Whilst the opportunities for walking and riding are many, the less mobile are well catered to with several tractor-drawn trailers making the 20-minute climb up the hill to a picturesque spa hidden deep within the forest.
Five stone-clad, spring-fed pools of varying temperatures connect via wooden walkways among the trees, though the spa staff suggest starting at the naturally heated sauna before a daubing session with the specially imported Rincón volcanic mud to revitalize the skin before plunging into the pool of your choice.
Perhaps the most bizarre facility at the lodge is the 420-meter, concrete-lined water chute. A manually sluice-released body of river water propels sliders rapidly and rather bumpily down the hillside under the forest canopy to deposit them in mostly undignified fashion into the lower collection pool.
Skin remains intact thanks to helmets, inflated inner tubes and leather sit-upon protectors.
In true Disney fashion, you can be photographed, open-mouthed and screaming, at some spot on your descent, with the printed results later available from the lodge’s Internet center.
Buena Vista also has an aerial trail spanning a total of 780 meters of bridges that can be walked alone or with one of the onsite guides to help unaccustomed eyes pick out the variety of wildlife and plants. Some of the trail stations share tree platforms with the 11 slides of the canopy tour, which means competition between growling howler monkeys and shrieking zipliners at times.
For perhaps more reliable wildlife spotting, the night tour offers a two-hour wander along the reserve paths and aerial bridges with the resident bilingual naturalist guide. This can be rounded off with a visit to the serpentarium for a close-up view of different snake and frog species, with a night-feeding option available.
With all the action, appetites will be keen. Three different dining venues throughout the resort help break up an otherwise canteen approach to feeding so many guests, and offer either buffet meals or fixed menus with wait staff, depending on the restaurant. The fare leans more toward hearty, filling, Tico cuisine than fancy international choices, but much of the dairy and fresh produce comes from the farm and the El Coati bar by the main restaurant provides a full drink menu with a limited selection of wines.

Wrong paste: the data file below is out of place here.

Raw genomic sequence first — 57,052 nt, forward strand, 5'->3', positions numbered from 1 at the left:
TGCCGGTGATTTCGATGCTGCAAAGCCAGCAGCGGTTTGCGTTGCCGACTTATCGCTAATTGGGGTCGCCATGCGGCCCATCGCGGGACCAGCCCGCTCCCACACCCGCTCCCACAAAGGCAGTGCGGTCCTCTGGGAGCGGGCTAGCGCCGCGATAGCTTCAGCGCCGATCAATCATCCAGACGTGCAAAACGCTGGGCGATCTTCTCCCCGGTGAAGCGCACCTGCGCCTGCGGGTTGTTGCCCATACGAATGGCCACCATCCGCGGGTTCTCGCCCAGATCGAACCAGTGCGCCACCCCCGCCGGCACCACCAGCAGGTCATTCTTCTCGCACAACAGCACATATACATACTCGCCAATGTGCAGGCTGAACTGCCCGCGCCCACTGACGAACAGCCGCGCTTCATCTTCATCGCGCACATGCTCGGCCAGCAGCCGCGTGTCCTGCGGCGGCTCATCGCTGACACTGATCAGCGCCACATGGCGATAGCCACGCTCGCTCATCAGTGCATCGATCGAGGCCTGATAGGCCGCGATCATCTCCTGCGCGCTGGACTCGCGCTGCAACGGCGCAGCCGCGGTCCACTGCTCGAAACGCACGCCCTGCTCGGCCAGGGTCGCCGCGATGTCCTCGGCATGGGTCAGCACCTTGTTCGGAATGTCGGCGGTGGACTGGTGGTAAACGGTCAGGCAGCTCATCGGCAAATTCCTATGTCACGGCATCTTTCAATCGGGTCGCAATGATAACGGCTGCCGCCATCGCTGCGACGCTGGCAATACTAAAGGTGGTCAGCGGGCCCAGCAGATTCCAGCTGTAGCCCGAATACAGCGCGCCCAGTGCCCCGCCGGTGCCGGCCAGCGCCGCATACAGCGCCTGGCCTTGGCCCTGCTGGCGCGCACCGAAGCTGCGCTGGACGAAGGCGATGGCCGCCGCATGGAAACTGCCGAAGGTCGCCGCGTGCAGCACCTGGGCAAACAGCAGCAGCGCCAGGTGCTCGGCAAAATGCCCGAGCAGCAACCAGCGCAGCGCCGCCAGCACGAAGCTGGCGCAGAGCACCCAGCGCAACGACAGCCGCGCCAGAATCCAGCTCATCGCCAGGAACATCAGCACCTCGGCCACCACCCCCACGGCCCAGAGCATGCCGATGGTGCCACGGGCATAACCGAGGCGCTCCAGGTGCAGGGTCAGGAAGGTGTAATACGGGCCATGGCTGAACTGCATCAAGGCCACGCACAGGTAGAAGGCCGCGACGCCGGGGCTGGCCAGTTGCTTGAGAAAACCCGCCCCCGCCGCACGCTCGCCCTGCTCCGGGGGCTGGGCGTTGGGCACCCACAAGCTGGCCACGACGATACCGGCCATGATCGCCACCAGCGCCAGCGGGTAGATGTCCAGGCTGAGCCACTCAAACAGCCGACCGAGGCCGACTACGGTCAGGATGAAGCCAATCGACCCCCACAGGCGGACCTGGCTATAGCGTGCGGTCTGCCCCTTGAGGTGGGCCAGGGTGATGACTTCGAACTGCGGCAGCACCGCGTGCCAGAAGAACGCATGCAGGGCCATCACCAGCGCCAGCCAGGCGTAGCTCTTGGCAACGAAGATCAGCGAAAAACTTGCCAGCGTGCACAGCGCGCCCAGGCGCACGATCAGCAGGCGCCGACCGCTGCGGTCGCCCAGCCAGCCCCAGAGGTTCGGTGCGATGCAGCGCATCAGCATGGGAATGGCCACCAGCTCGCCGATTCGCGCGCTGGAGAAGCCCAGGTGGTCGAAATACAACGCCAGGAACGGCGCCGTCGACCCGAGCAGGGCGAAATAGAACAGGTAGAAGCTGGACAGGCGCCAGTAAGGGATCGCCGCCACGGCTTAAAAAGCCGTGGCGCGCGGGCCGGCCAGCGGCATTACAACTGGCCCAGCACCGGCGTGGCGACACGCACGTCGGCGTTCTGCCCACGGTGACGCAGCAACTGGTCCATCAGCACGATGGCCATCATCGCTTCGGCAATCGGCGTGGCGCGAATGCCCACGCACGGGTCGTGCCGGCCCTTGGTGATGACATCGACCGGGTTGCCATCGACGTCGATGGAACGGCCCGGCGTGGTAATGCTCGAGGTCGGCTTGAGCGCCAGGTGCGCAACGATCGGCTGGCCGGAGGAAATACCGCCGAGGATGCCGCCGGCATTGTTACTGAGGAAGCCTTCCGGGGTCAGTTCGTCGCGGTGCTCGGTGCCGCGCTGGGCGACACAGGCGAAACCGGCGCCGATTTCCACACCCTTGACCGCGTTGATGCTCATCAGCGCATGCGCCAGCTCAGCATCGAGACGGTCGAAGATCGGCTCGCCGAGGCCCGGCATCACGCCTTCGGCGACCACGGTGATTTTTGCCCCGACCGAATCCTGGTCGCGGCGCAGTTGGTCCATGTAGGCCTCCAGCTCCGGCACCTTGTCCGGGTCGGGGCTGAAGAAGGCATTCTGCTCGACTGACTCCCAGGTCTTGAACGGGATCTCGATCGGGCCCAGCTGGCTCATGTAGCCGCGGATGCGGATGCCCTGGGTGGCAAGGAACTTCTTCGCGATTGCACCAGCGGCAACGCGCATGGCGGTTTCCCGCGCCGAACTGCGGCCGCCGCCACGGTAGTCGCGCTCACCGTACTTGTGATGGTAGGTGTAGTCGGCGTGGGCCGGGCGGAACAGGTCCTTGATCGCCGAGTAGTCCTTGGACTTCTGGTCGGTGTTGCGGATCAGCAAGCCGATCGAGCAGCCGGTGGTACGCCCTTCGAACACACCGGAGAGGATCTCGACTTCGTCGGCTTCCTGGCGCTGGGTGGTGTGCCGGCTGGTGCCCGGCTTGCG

The individual activities could soon mount up in price, although when compared to other, more up-market resorts, these are not excessive: horseback riding is $10 per hour, the spa $30, the water chute $20 for five turns, the canopy tour $30, aerial bridges or night hike $20, and serpentarium $10. The full-day combo including spa, canopy, water chute, tractor rides and buffet lunch is an option at $80 per person for at least one day of a weekend visit, but other package options are available.
The river-fed, free-form swimming pool was being renovated during my visit, but is an additional attraction for families wanting watery diversion. The downside for beach lovers is the distance from the coast, and, for volcano aficionados, the 50 miles round-trip to the national park entrance means it is virtually impossible to hike to the summit and back in one day.
Rates for a double cabin are $30 for residents and $54 for nonresidents, with breakfast at $6.50 and lunch and dinner at $8, making this a reasonable getaway for a few days into spectacular countryside, with plenty on offer for all tastes.
Operation RubyThroat: The Hummingbird Project
Buena Vista Lodge provided accommodations for a groundbreaking, eight-day field trip of North American bird enthusiasts taking part in “Operation RubyThroat: The Hummingbird Project,” organized by Bill Hilton, Jr., director of the Hilton Pond Center for Piedmont Natural History in the U.S. state of South Carolina.